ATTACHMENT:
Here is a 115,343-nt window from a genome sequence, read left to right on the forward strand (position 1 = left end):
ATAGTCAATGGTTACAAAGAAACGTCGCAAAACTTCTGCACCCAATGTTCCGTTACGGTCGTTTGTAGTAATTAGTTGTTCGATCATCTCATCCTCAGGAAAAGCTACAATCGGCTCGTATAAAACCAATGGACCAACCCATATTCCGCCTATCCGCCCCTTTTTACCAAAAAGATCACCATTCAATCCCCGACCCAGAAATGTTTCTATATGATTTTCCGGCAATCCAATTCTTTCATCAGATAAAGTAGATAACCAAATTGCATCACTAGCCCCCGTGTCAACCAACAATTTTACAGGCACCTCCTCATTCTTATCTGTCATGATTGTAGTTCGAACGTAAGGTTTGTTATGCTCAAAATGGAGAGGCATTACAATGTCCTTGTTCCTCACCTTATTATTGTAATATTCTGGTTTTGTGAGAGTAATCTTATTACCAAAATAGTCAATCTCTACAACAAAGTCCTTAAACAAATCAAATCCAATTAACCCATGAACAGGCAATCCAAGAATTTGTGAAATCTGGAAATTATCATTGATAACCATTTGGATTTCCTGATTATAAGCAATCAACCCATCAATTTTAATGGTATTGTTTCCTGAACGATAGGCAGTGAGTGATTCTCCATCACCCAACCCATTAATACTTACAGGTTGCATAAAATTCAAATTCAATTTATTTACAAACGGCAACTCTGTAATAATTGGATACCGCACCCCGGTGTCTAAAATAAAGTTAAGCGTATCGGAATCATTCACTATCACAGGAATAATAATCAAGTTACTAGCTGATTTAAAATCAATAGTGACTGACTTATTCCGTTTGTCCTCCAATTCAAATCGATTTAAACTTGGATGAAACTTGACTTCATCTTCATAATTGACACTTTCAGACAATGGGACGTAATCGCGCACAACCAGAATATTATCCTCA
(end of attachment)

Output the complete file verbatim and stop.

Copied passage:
Here is a 115,343-nt window from a genome sequence, read left to right on the forward strand (position 1 = left end):
ATAGTCAATGGTTACAAAGAAACGTCGCAAAACTTCTGCACCCAATGTTCCGTTACGGTCGTTTGTAGTAATTAGTTGTTCGATCATCTCATCCTCAGGAAAAGCTACAATCGGCTCGTATAAAACCAATGGACCAACCCATATTCCGCCTATCCGCCCCTTTTTACCAAAAAGATCACCATTCAATCCCCGACCCAGAAATGTTTCTATATGATTTTCCGGCAATCCAATTCTTTCATCAGATAAAGTAGATAACCAAATTGCATCACTAGCCCCCGTGTCAACCAACAATTTTACAGGCACCTCCTCATTCTTATCTGTCATGATTGTAGTTCGAACGTAAGGTTTGTTATGCTCAAAATGGAGAGGCATTACAATGTCCTTGTTCCTCACCTTATTATTGTAATATTCTGGTTTTGTGAGAGTAATCTTATTACCAAAATAGTCAATCTCTACAACAAAGTCCTTAAACAAATCAAATCCAATTAACCCATGAACAGGCAATCCAAGAATTTGTGAAATCTGGAAATTATCATTGATAACCATTTGGATTTCCTGATTATAAGCAATCAACCCATCAATTTTAATGGTATTGTTTCCTGAACGATAGGCAGTGAGTGATTCTCCATCACCCAACCCATTAATACTTACAGGTTGCATAAAATTCAAATTCAATTTATTTACAAACGGCAACTCTGTAATAATTGGATACCGCACCCCGGTGTCTAAAATAAAGTTAAGCGTATCGGAATCATTCACTATCACAGGAATAATAATCAAGTTACTAGCTGATTTAAAATCAATAGTGACTGACTTATTCCGTTTGTCCTCCAATTCAAATCGATTTAAACTTGGATGAAACTTGACTTCATCTTCATAATTGACACTTTCAGACAATGGGACGTAATCGCGCACAACCAGAATATTATCCTCA